Both Spain & Portugal love their sangria … and it’s become a favourite drink of mine, too! We sampled sangria on the streets of Madrid, Toledo, Lisbon, Sintra & Cascais. The best I had was in Madrid, Spain, at El Mercado de San Miguel (nice drink to go with paella) It can be made very simply and it tastes similar to gluhwein… you serve it traditionally in a big jug filled with slices of orange. Here is a fantastic recipe I found… make it at home, you won’t be disappointed!
Mercado De San Miguel is one of the most exciting things to do in madrid … a day and night food market… fresh food, plenty of cocktails and- my favourite – oysters! 🙂 in cape town we have something similar called ‘the biscuit mill’
1. The night-time flea market The Mercado de San Miguel. This sounds like heaven to me! I love flea markets… we have many similar markets like this here in Cape Town. This one sounds pretty fantastic. I like that it’s festive and full of local flavours and foods. It offers high quality products, pastries, tapas, a wine bar, and a variety of foods with 33 vendors. There are steel tables for picnics within the venue in which it is housed called Plaza de San Miguel, closest to the east side of the Plaza Mayor. It operates Mondays, Tuesdays, Wednesdays and Sundays between 10am and midnight. And on Thursdays, Fridays and Saturdays between 10am and 2am.
2. The Palacio Real de Madrid which is the official residence of the Spanish Royal Family at the city of Madrid. This sounds amazing and a tour of this would definitely be on my list! Apparently it opened in 1755 and is open now daily from 10am to 6pm. I absolutely love history and I think seeing this would be a treat!
3. Gran Vía is next. An ornate and upscale shopping street located in central Madrid, it’s also known as the “Spanish Broadway”. Known as one of the streets with the most nightlife in Europe, and the “street that never sleeps”, it’s definitely on my list!
4. The Temple of Dood. This is an ancient Egyptian temple that was rebuilt in Madrid! The temple was built originally 15 kilometres south of Aswan in southern Egypt very close to the first cataract of the Nile and to the great religious center dedicated to the goddess Isis, in Philae. In 1960, due to the construction of the Great Dam of Aswan and the consequent threat posed to several monuments and archeological sites, UNESCO made an international call to save this rich historical legacy. As a sign of gratitude for the help provided by Spain in saving the temples of Abu Simbel, the Egyptian state donated the temple of Debod to Spain in 1968. The temple was rebuilt in one of Madrid’s parks, the Parque del Oeste, near the Royal Palace of Madrid, and opened to the public in 1972.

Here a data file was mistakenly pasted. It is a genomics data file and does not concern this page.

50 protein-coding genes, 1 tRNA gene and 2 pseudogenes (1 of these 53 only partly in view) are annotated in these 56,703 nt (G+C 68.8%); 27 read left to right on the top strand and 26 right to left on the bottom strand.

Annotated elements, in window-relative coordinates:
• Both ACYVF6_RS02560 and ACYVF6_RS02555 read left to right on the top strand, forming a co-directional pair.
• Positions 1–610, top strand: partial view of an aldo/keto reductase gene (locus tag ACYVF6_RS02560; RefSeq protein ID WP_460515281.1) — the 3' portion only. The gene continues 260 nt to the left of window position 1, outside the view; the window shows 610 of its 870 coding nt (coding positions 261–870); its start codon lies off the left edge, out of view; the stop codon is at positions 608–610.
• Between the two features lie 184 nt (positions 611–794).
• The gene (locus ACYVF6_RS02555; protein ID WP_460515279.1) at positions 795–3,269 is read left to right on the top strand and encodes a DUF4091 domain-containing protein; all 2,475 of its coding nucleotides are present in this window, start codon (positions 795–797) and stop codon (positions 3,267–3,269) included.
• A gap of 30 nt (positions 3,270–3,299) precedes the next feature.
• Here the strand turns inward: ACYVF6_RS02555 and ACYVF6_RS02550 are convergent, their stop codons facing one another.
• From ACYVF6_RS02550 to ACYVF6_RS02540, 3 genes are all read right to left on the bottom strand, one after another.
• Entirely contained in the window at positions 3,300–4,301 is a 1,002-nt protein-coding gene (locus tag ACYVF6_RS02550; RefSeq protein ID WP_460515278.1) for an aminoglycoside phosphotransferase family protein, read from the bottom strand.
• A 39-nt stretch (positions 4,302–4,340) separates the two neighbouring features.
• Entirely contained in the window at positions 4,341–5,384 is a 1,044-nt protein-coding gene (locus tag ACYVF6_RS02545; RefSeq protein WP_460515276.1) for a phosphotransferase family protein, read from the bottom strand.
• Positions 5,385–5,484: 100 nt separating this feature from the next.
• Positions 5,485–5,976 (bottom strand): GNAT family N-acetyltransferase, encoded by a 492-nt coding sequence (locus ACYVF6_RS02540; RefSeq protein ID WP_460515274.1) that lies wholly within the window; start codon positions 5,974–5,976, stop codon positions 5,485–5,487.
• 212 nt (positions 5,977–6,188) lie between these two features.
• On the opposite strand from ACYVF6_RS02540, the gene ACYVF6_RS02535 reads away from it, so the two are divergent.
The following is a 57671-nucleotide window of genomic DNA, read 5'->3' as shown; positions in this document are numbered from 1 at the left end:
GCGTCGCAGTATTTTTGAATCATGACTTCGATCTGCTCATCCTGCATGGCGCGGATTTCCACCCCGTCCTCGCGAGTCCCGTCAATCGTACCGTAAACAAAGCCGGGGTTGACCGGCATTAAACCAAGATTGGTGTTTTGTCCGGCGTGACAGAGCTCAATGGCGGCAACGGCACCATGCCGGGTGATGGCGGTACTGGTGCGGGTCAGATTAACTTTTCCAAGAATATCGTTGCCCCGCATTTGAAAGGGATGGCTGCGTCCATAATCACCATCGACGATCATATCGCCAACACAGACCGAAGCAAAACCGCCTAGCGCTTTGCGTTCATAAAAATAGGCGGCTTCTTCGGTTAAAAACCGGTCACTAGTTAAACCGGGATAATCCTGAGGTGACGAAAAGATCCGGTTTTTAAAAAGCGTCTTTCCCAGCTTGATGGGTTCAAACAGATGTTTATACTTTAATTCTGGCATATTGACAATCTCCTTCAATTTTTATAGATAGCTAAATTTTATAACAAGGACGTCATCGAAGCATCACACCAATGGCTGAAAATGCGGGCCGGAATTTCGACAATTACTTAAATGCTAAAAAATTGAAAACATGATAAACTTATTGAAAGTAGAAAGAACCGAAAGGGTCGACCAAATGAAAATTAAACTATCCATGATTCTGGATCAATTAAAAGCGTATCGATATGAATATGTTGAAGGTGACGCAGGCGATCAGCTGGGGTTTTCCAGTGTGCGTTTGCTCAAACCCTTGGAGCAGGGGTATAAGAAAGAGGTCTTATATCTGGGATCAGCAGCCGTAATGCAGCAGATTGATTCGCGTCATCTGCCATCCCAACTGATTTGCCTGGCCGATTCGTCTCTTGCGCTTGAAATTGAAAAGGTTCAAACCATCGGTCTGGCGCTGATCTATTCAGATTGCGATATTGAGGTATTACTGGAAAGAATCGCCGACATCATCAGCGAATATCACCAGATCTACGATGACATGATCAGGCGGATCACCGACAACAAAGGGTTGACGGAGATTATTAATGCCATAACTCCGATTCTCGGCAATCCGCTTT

5. The Plaza de Cibeles sounds amazing! Wow, this is a square with lots to offer. The fountain of Cibeles in the centre of the square is named after Cybele (or Ceres), the Roman goddess of fertility. It’s seen as one of Madrid’s most important symbols. Built between 1777 and 1782, the fountain depicts the goddess sitting on a chariot pulled by two lions. The fountain of Cibeles has been adopted by the football club Real Madrid, whose fans use the area to celebrate its triumphs in competitions. (I hope they win something while I’m there!) Also in the square is the Cibeles Palace (formerly named Communications Palace). The cathedral-like landmark was built in 1909 as the headquarters of the postal service. There is also the Bank of Spain and the General Staff Headquarters of the Spanish Army. Finally, opposite the Bank of Spain is the Palacio de Linares. The baroque palace was built in 1873 by a rich banker, José de Murga. It houses the Casa de América, a cultural center and art gallery focused mostly on Latin American arts. And guess what? The building is said to be haunted by the spirits of its first owner, who made his fortune in the New World!